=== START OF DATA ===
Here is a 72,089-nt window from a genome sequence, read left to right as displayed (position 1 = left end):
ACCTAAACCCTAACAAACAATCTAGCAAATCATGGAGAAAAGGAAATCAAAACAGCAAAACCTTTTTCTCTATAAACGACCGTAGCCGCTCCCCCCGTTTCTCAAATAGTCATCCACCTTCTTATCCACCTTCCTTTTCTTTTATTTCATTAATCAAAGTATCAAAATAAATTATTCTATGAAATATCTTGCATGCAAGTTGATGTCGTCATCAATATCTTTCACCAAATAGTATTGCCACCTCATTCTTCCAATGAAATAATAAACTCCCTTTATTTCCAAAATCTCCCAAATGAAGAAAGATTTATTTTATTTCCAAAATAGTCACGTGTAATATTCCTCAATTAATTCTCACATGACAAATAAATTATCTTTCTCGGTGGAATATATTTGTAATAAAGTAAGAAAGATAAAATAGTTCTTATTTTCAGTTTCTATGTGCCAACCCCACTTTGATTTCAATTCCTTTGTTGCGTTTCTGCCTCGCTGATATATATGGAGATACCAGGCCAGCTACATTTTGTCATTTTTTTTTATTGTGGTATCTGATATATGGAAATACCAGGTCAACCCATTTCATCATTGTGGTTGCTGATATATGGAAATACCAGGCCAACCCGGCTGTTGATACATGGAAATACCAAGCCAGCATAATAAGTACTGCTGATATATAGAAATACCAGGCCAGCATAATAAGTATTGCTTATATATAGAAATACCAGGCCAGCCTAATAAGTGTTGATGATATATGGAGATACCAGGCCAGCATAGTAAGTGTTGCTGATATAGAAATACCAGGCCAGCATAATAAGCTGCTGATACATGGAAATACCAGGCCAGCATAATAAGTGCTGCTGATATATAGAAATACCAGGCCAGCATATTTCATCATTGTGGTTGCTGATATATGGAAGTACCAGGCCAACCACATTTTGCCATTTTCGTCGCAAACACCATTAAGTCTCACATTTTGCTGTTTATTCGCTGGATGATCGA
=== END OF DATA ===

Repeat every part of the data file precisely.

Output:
Here is a 72,089-nt window from a genome sequence, read left to right as displayed (position 1 = left end):
ACCTAAACCCTAACAAACAATCTAGCAAATCATGGAGAAAAGGAAATCAAAACAGCAAAACCTTTTTCTCTATAAACGACCGTAGCCGCTCCCCCCGTTTCTCAAATAGTCATCCACCTTCTTATCCACCTTCCTTTTCTTTTATTTCATTAATCAAAGTATCAAAATAAATTATTCTATGAAATATCTTGCATGCAAGTTGATGTCGTCATCAATATCTTTCACCAAATAGTATTGCCACCTCATTCTTCCAATGAAATAATAAACTCCCTTTATTTCCAAAATCTCCCAAATGAAGAAAGATTTATTTTATTTCCAAAATAGTCACGTGTAATATTCCTCAATTAATTCTCACATGACAAATAAATTATCTTTCTCGGTGGAATATATTTGTAATAAAGTAAGAAAGATAAAATAGTTCTTATTTTCAGTTTCTATGTGCCAACCCCACTTTGATTTCAATTCCTTTGTTGCGTTTCTGCCTCGCTGATATATATGGAGATACCAGGCCAGCTACATTTTGTCATTTTTTTTTATTGTGGTATCTGATATATGGAAATACCAGGTCAACCCATTTCATCATTGTGGTTGCTGATATATGGAAATACCAGGCCAACCCGGCTGTTGATACATGGAAATACCAAGCCAGCATAATAAGTACTGCTGATATATAGAAATACCAGGCCAGCATAATAAGTATTGCTTATATATAGAAATACCAGGCCAGCCTAATAAGTGTTGATGATATATGGAGATACCAGGCCAGCATAGTAAGTGTTGCTGATATAGAAATACCAGGCCAGCATAATAAGCTGCTGATACATGGAAATACCAGGCCAGCATAATAAGTGCTGCTGATATATAGAAATACCAGGCCAGCATATTTCATCATTGTGGTTGCTGATATATGGAAGTACCAGGCCAACCACATTTTGCCATTTTCGTCGCAAACACCATTAAGTCTCACATTTTGCTGTTTATTCGCTGGATGATCGA